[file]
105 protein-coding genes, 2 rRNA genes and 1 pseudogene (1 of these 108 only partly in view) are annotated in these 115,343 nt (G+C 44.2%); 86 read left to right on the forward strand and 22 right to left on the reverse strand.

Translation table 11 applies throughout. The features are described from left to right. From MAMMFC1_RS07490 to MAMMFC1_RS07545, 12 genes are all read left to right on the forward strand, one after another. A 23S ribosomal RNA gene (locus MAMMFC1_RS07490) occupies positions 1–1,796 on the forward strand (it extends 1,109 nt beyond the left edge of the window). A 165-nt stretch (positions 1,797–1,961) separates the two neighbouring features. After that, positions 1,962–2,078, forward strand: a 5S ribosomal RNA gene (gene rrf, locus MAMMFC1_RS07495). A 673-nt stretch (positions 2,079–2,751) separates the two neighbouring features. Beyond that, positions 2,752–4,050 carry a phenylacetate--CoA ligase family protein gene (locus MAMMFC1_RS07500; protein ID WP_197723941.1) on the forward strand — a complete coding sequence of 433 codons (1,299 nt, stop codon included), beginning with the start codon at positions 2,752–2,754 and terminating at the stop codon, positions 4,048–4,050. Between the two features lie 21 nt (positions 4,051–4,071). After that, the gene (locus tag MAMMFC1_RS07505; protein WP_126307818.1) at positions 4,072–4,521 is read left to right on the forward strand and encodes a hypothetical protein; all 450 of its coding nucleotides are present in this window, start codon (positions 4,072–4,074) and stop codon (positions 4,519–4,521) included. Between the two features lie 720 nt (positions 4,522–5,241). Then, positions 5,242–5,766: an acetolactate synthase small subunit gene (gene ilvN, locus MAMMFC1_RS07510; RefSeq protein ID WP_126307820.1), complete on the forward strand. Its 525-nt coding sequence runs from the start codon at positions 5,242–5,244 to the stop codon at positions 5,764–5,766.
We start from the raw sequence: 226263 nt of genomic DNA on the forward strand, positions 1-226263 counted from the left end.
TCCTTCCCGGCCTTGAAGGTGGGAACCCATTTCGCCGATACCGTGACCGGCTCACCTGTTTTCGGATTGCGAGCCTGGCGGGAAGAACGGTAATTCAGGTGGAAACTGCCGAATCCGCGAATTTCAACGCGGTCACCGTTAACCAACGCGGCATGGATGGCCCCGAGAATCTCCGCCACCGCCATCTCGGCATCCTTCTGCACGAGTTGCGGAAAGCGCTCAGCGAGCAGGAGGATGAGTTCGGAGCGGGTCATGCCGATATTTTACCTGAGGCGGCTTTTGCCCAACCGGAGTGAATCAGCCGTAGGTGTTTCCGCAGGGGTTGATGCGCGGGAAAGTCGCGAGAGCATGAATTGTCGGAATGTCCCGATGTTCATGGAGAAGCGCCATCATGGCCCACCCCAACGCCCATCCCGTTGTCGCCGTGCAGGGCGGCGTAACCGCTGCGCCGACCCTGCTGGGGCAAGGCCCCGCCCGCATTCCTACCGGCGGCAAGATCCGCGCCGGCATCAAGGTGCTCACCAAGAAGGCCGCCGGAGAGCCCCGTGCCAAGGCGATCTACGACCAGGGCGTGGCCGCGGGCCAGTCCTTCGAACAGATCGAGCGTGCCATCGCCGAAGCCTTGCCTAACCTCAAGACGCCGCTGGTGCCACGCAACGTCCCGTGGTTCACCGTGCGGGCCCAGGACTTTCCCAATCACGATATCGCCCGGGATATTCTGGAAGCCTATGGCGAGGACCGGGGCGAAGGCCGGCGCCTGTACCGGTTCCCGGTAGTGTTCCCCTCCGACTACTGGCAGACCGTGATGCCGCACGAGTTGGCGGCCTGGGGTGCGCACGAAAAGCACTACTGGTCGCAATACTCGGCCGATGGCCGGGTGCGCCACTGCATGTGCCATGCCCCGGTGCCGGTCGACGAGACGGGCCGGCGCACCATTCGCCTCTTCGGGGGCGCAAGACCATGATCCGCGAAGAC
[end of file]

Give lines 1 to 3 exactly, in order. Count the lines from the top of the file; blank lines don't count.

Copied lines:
105 protein-coding genes, 2 rRNA genes and 1 pseudogene (1 of these 108 only partly in view) are annotated in these 115,343 nt (G+C 44.2%); 86 read left to right on the forward strand and 22 right to left on the reverse strand.

Translation table 11 applies throughout. The features are described from left to right. From MAMMFC1_RS07490 to MAMMFC1_RS07545, 12 genes are all read left to right on the forward strand, one after another. A 23S ribosomal RNA gene (locus MAMMFC1_RS07490) occupies positions 1–1,796 on the forward strand (it extends 1,109 nt beyond the left edge of the window). A 165-nt stretch (positions 1,797–1,961) separates the two neighbouring features. After that, positions 1,962–2,078, forward strand: a 5S ribosomal RNA gene (gene rrf, locus MAMMFC1_RS07495). A 673-nt stretch (positions 2,079–2,751) separates the two neighbouring features. Beyond that, positions 2,752–4,050 carry a phenylacetate--CoA ligase family protein gene (locus MAMMFC1_RS07500; protein ID WP_197723941.1) on the forward strand — a complete coding sequence of 433 codons (1,299 nt, stop codon included), beginning with the start codon at positions 2,752–2,754 and terminating at the stop codon, positions 4,048–4,050. Between the two features lie 21 nt (positions 4,051–4,071). After that, the gene (locus tag MAMMFC1_RS07505; protein WP_126307818.1) at positions 4,072–4,521 is read left to right on the forward strand and encodes a hypothetical protein; all 450 of its coding nucleotides are present in this window, start codon (positions 4,072–4,074) and stop codon (positions 4,519–4,521) included. Between the two features lie 720 nt (positions 4,522–5,241). Then, positions 5,242–5,766: an acetolactate synthase small subunit gene (gene ilvN, locus MAMMFC1_RS07510; RefSeq protein ID WP_126307820.1), complete on the forward strand. Its 525-nt coding sequence runs from the start codon at positions 5,242–5,244 to the stop codon at positions 5,764–5,766.
We start from the raw sequence: 226263 nt of genomic DNA on the forward strand, positions 1-226263 counted from the left end.